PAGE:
Today I share a bit of my heart. After that magical birth I wrote about the other day, I totally expected my fourth birth to be simple and my baby to be perfectly healthy. Unfortunately, the birth was hard and my sweet little boy needed some extra help after he arrived earthside. I wrote this poem about that experience and want to share it today. I’m dedicating it to all the NICU moms out there who find themselves leaving a piece of their hearts at the hospital, driving home with an empty carseat full of the shadows of expectations and hopes.
Minutes: A Poem Dedicated to NICU Moms
I push the pedal with my knee
and the red numbers start counting down.
leaving no trace of germs on my hands.
One thing I can claim perfect.
5 minutes every time I come back
to see him.
9:02 in the morning and he’s born.
118 minutes later,
he’s taken away from me
rushed to the hospital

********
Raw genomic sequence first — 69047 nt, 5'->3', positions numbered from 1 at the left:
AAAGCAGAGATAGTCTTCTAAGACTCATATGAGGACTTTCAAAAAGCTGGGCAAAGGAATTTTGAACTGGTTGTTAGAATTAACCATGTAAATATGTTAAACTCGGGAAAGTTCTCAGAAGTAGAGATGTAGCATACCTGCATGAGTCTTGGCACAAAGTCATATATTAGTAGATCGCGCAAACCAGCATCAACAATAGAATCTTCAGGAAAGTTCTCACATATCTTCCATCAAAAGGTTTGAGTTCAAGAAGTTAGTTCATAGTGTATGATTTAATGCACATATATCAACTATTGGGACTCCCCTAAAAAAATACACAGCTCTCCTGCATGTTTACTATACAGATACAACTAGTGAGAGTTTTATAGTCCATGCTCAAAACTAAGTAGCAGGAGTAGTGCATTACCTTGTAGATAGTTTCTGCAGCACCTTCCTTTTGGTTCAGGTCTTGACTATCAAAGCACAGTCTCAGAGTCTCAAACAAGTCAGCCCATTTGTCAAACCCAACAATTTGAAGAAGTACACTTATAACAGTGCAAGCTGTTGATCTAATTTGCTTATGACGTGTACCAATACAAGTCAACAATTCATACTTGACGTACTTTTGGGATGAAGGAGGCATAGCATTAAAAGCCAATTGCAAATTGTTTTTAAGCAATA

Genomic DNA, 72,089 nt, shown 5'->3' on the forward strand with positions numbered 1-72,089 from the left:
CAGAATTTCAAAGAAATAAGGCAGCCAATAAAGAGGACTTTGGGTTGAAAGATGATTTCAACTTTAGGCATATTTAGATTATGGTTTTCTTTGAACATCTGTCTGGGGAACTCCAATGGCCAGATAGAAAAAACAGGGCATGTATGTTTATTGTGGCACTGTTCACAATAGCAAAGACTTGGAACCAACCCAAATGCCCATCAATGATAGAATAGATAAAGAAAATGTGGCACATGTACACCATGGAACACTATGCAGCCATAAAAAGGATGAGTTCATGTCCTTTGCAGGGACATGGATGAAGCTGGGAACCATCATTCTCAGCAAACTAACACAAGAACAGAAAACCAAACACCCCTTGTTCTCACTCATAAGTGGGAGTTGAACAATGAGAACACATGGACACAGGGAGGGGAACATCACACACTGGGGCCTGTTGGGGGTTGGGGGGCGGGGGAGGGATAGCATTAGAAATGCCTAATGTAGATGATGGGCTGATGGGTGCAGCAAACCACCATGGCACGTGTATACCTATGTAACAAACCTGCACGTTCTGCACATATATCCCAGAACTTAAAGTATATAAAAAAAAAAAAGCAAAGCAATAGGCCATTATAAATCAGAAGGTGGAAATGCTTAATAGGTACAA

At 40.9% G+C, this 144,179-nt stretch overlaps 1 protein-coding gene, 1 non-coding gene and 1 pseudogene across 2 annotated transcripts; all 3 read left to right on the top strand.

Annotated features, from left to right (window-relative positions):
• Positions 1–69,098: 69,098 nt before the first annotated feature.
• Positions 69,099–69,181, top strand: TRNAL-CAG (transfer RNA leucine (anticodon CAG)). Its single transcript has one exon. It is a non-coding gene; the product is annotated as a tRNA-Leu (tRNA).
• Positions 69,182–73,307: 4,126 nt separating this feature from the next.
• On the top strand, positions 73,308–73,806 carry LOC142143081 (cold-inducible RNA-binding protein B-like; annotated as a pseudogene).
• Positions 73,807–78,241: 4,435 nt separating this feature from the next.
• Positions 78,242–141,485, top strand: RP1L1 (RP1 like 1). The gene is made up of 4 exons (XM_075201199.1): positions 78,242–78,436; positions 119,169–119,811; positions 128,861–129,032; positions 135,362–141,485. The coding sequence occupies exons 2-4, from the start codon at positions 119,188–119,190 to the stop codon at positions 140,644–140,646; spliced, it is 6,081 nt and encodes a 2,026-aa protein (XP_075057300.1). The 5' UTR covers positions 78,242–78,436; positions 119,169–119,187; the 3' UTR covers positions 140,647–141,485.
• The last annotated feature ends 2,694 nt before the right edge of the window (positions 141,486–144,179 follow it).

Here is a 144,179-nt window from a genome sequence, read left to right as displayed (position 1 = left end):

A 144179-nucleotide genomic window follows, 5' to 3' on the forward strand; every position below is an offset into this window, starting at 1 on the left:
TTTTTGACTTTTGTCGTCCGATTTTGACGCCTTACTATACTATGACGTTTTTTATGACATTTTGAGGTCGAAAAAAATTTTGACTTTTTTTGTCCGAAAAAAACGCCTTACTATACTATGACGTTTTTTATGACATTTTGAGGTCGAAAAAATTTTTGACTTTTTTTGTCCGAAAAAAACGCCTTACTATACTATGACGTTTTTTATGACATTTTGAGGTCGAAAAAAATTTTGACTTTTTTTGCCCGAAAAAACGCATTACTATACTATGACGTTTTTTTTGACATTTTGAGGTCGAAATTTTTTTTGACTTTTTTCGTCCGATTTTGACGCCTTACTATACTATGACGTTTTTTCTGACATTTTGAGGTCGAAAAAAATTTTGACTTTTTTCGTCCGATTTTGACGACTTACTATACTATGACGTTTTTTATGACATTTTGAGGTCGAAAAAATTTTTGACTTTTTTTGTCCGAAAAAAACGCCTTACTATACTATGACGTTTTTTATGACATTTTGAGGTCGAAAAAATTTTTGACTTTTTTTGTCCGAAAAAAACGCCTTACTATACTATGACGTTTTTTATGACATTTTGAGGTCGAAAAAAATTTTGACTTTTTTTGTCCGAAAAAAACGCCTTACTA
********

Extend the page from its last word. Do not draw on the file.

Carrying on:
midwife holding the tiny oxygen mask,
midwife checking his heart rate,
We’ve been together for
give or take a couple minutes,
and now he is gone.
And I am stuck tagging behind.
30 minutes of separation.
5 minute drive
birth center to hospital
my placenta a passenger
riding in a pink plastic basin in the back seat,
tears the only response I can offer the apologetic midwife.
10 minutes at the front desk,
though it might as well be a thousand,
where the nurses are so
with me giving information:
who is allowed visiting rights
and a copy of my driver’s license.
I feel like screaming at them.
5 minutes standing washing my hands.
I know I just gave birth,
that my body must be weak,
but I am blinded to all that
by the baby on the other side
of those 5 minutes.
For the next 11,580 minutes,
it is 10-15 minutes per side,
feeding–mark that on the chart,
8 minutes to and from,
our house to the hospital,
360 minutes until the machine beeps,
and his medicine bag is replaced.
0 minutes when I don’t think of him.
Even when I am feeding other children,
dealing with a body recovering,
saying thank you for the meals and the prayers.
Even the minutes of sleep,
I wake up, hunting the sheets
sure I’ve lost him.
All I know are the minutes,
5, 8, 360,
they are what I count on.
30 minutes after noon,
and he is home.
I can breathe.
And minutes dissolve away.
Happily, this little guy is now 2 years old, a total delight and very healthy. I will forever be grateful for the quick midwives and wonderful NICU staff who took care of my baby.